Letter: Why not Sikeston?
“Sikeston … Sikeston? Where’s that? Never heard of it?”
“It’s in Missouri, down low.”
I was born and raised in California and fortunate to live out my childhood there, before it earned the reputation it has now. I was an Eagle Scout and spent a lot of time hiking in the Sierras and enjoying camping among the giant Redwoods, or in the sand dunes along the Pacific coast. It was a good time to grow up there.
My answer to the questions from my California friends was simple.
“I can’t afford to live here anymore.”
Their response was generally sympathetic. Most of them were hanging on by their fingernails themselves: stuck there by aging parents, careers or just too timid or lazy to move. I made the move in the months following the 2020 election, so there was a political component in my decision as well, which I prefer not to discuss. There’s been too much of that already, and it never leads to resolution. I’ll just say that I didn’t like the direction the state was moving and leave it at that.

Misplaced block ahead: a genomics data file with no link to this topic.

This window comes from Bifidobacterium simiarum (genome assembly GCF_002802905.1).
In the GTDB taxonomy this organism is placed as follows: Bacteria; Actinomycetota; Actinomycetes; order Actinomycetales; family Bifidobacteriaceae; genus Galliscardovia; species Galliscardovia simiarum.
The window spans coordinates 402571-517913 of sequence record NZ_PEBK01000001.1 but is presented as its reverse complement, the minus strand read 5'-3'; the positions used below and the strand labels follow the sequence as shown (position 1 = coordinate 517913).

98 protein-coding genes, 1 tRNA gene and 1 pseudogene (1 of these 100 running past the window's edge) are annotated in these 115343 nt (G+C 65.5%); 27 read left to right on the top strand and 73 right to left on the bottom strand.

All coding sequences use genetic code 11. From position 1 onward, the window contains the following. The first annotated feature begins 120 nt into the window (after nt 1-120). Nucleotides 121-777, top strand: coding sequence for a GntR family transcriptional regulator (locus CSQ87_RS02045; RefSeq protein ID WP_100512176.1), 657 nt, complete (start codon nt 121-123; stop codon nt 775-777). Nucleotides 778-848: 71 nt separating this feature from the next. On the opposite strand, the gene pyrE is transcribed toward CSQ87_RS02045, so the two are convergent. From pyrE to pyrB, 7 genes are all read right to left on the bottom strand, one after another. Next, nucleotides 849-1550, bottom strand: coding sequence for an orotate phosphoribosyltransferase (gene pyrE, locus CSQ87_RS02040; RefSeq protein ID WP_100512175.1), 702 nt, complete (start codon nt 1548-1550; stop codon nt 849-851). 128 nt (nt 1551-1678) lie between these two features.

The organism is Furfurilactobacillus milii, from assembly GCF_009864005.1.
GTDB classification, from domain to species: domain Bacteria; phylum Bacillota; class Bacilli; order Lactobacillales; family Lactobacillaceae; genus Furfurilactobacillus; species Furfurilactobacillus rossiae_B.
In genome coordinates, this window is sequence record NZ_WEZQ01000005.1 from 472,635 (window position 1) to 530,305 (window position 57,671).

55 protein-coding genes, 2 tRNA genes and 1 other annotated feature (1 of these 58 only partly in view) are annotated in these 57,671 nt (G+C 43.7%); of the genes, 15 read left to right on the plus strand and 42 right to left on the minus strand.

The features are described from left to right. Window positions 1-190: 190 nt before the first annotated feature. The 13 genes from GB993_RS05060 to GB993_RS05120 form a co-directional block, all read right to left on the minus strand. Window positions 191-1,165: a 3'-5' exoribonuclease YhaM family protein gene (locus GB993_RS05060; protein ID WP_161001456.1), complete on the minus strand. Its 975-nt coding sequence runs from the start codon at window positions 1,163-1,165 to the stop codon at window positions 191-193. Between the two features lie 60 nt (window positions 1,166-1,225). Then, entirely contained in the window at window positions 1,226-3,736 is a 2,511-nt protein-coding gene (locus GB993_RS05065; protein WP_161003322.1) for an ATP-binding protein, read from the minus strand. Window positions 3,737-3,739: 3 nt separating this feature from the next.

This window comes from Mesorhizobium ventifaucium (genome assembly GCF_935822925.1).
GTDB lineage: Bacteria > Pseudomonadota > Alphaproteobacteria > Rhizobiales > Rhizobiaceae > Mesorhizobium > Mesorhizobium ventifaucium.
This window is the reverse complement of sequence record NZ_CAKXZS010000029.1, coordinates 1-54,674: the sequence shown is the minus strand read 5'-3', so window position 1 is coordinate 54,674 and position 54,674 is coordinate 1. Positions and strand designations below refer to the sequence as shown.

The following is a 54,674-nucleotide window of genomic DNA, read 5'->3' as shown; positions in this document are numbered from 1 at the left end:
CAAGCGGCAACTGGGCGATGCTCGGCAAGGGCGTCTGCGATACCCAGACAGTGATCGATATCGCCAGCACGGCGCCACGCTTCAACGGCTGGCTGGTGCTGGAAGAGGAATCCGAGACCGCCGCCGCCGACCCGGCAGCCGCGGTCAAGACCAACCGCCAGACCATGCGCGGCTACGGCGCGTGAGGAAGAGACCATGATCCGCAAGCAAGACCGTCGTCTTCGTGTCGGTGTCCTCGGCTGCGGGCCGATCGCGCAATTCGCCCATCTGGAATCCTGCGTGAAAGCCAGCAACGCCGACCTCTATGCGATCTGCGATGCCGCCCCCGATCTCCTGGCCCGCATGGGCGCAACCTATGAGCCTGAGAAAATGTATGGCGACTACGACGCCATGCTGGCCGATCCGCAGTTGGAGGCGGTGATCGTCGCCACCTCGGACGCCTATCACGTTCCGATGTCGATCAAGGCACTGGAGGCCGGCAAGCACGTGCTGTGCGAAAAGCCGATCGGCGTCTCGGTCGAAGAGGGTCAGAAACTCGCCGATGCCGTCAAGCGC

So, “Why Sikeston, in particular?” I started with a wall map of the USA. My primary concern was climate, so I drew a line across the country corresponding to “Climate Zone 2,” which was the sam as my Central California home of Modesto. I don’t like snow, so any further North was out. I lived briefly on the Gulf, and I don’t care for extreme humidity. The list of towns I made was further whittled down by size, cost of living, access to medical care, potential for flooding and other factors. Of the places I could afford, Sikeston slowly rose to the top.
My biggest surprise was the question most often asked by new neighbors.
“Why not?” Is my usual reply.
Sikeston is large enough to have convenient local access to almost everything I want or need, yet still small enough to get around on food if I want to. I live close to downtown in an older, quite neighborhood full of friendly people who mind their own business. I’ve found the local business people I’ve dealt with extremely honest and forthright.
In short, I really couldn’t be much happier. I could do with lower humidity and fewer bugs, of course, but it’s a small price to pay for the benefits of living here.